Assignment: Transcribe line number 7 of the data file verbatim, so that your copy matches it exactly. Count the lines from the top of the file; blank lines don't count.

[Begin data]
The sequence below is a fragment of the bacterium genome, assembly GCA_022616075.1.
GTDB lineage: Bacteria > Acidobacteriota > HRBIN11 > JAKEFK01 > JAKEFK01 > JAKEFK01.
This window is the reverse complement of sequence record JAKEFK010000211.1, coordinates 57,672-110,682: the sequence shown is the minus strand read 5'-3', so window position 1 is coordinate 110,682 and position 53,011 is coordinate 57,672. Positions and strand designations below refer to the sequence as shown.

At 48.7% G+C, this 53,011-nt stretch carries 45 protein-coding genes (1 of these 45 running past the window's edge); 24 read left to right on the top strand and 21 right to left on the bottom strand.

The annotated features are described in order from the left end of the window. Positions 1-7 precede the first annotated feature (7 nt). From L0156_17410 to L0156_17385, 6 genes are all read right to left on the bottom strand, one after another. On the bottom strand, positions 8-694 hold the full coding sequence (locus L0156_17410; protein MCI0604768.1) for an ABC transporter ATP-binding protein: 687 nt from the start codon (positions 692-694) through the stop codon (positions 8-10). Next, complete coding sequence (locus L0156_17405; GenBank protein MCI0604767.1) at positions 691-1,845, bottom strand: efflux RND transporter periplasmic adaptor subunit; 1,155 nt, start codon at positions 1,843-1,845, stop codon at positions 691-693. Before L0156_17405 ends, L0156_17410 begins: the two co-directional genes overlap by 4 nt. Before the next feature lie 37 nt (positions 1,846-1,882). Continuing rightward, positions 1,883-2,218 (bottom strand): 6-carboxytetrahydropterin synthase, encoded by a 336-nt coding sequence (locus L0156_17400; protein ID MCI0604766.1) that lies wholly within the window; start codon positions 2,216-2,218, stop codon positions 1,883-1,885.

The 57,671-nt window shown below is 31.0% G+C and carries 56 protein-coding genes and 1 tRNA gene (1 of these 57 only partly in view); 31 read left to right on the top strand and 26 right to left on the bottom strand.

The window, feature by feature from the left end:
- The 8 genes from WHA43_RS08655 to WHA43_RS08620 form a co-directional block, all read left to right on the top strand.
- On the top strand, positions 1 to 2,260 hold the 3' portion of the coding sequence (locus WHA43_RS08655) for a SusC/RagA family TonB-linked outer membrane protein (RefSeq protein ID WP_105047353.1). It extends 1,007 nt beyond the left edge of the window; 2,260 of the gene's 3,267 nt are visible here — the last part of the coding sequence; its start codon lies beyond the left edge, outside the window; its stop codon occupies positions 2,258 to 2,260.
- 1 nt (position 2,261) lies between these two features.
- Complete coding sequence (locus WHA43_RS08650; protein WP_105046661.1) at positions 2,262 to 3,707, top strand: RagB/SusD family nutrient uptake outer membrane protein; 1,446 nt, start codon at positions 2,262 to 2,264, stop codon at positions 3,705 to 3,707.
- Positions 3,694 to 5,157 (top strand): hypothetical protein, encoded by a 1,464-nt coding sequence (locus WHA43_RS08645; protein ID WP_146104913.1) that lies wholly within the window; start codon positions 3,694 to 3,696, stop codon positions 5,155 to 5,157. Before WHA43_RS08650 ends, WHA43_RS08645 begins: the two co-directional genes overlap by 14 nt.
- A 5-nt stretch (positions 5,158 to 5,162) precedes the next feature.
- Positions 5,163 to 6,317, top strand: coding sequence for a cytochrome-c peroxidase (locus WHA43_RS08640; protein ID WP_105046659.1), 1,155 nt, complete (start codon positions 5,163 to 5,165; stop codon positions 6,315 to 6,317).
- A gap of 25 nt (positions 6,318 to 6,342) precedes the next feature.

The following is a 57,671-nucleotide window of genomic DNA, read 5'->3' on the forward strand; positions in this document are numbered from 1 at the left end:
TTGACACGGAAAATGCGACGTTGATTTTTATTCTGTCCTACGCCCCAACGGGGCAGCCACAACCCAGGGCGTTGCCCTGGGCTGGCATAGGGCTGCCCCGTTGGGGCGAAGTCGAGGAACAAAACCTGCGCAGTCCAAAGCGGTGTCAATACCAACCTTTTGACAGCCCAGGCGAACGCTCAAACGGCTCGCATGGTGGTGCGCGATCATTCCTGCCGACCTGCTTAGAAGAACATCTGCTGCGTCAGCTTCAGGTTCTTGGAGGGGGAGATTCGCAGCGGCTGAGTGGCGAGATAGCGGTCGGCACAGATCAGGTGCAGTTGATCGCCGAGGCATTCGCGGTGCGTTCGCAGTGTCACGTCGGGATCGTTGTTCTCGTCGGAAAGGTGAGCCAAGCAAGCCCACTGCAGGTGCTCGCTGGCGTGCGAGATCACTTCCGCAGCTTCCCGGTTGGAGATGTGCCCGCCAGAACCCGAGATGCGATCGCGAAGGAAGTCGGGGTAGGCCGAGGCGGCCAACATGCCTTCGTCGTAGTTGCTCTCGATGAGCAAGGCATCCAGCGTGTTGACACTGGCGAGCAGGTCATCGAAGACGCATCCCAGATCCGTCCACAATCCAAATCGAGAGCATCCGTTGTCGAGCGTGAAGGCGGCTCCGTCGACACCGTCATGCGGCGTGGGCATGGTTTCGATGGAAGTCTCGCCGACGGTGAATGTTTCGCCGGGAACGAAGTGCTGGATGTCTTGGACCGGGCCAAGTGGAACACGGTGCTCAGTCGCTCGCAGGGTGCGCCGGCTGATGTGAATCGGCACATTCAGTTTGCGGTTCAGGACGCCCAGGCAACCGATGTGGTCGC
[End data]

The window, feature by feature from the left end: